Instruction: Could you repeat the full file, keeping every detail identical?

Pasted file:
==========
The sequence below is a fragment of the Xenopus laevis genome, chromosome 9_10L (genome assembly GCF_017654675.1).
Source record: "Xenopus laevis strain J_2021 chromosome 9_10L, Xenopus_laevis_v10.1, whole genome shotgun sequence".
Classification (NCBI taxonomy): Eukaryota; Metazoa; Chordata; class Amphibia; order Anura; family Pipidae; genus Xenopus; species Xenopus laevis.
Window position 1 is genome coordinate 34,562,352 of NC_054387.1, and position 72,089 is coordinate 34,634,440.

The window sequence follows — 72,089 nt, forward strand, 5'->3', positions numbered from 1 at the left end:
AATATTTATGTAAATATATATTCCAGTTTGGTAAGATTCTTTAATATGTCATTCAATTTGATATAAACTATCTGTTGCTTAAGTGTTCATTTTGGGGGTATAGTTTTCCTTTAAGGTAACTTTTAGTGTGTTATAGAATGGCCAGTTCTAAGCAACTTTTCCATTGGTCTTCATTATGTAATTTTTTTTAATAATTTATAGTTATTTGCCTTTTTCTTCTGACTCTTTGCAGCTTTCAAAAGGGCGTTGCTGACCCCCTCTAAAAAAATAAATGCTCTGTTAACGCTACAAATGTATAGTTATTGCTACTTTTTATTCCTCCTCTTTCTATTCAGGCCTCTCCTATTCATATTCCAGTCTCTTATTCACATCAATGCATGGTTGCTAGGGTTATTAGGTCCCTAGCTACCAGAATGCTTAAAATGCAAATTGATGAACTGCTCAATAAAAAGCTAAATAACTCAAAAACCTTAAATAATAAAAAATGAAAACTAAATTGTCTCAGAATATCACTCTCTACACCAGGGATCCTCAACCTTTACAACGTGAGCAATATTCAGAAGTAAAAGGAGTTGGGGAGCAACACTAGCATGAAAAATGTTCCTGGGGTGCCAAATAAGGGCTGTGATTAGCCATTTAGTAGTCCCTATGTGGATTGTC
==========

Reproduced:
The sequence below is a fragment of the Xenopus laevis genome, chromosome 9_10L (genome assembly GCF_017654675.1).
Source record: "Xenopus laevis strain J_2021 chromosome 9_10L, Xenopus_laevis_v10.1, whole genome shotgun sequence".
Classification (NCBI taxonomy): Eukaryota; Metazoa; Chordata; class Amphibia; order Anura; family Pipidae; genus Xenopus; species Xenopus laevis.
Window position 1 is genome coordinate 34,562,352 of NC_054387.1, and position 72,089 is coordinate 34,634,440.

The window sequence follows — 72,089 nt, forward strand, 5'->3', positions numbered from 1 at the left end:
AATATTTATGTAAATATATATTCCAGTTTGGTAAGATTCTTTAATATGTCATTCAATTTGATATAAACTATCTGTTGCTTAAGTGTTCATTTTGGGGGTATAGTTTTCCTTTAAGGTAACTTTTAGTGTGTTATAGAATGGCCAGTTCTAAGCAACTTTTCCATTGGTCTTCATTATGTAATTTTTTTTAATAATTTATAGTTATTTGCCTTTTTCTTCTGACTCTTTGCAGCTTTCAAAAGGGCGTTGCTGACCCCCTCTAAAAAAATAAATGCTCTGTTAACGCTACAAATGTATAGTTATTGCTACTTTTTATTCCTCCTCTTTCTATTCAGGCCTCTCCTATTCATATTCCAGTCTCTTATTCACATCAATGCATGGTTGCTAGGGTTATTAGGTCCCTAGCTACCAGAATGCTTAAAATGCAAATTGATGAACTGCTCAATAAAAAGCTAAATAACTCAAAAACCTTAAATAATAAAAAATGAAAACTAAATTGTCTCAGAATATCACTCTCTACACCAGGGATCCTCAACCTTTACAACGTGAGCAATATTCAGAAGTAAAAGGAGTTGGGGAGCAACACTAGCATGAAAAATGTTCCTGGGGTGCCAAATAAGGGCTGTGATTAGCCATTTAGTAGTCCCTATGTGGATTGTC